Wildflowers: A visit to my yard - VI

Common Sunflower (Helianthus annuus)

(March to December)

This sunflower is the most common and abundant sunflower in the state of Texas. Hence, it is appropriately named. The plant is about six feet tall. It appears to be in a symbiotic relationship with ants, who walk up and down the the stalks to visit the flowers. The plant grows in the most remote part of the backyard. Indians used the it for medicine, fiber, and cordage. The seeds are eaten by birds.


Bitterweed (Helenium amarum)

(April to December)

One of the last flowers to appear in the yard, it continues to bloom until there is a killing frost. Crumpling a leaf will produce a bitter odor. Although cows generally don't eat the plant, it is said to cause milk to taste bitter when they do. It is also claimed that honey from bees who visit the flower is bitter and unusable. If you don't have cows or bees, the plant should cause no problem. It is related to Basin Sneezeweed (Helenium badium) and Fringed Sneezeweed (Helenium drummondii).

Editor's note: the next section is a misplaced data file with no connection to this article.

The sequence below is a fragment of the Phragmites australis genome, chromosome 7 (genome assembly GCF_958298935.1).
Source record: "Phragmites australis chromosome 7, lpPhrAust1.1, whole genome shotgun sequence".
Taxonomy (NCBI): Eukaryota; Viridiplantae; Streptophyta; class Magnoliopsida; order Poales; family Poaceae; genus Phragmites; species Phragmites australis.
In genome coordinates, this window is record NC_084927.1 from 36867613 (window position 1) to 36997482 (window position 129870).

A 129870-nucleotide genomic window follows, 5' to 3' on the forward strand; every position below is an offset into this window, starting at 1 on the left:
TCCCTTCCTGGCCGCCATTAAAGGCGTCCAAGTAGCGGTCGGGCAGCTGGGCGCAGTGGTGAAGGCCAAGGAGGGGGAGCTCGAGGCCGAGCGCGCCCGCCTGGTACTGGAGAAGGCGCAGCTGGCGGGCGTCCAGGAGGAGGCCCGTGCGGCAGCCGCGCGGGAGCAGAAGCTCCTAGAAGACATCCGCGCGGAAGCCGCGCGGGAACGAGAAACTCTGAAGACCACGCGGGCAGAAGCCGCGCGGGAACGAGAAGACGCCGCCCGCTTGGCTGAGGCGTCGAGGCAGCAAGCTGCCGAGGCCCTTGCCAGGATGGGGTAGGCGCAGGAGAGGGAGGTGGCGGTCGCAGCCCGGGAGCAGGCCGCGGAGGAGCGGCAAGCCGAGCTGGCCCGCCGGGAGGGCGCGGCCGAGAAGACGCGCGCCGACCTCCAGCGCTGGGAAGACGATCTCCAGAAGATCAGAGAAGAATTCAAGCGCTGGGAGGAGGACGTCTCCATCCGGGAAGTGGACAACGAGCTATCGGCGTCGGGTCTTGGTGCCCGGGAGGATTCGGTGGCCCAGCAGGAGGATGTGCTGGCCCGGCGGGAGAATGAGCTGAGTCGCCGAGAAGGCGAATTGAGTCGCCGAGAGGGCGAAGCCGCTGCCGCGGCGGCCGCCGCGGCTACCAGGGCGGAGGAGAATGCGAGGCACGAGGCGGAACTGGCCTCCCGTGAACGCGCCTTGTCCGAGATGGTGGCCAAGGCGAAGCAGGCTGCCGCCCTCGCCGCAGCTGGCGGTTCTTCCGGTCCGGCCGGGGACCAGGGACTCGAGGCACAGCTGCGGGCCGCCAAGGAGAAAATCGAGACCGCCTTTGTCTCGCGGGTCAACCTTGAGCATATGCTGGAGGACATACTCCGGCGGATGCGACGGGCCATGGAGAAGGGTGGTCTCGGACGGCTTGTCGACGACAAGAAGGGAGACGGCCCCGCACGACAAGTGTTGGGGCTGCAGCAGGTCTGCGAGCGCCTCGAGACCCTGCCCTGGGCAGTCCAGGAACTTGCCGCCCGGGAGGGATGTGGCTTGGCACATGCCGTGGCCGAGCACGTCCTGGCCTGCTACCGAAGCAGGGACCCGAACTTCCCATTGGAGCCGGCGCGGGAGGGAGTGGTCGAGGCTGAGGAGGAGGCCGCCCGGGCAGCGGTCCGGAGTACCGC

ECH - April 19, 1998
Texas Wildflowers
National Wildflower Research Center
Texas Society for Ecological Restoration
Natural Area Preservation Association
Texas Wildscapes
Sally Wasowski's Page
Center for Environmental Philosophy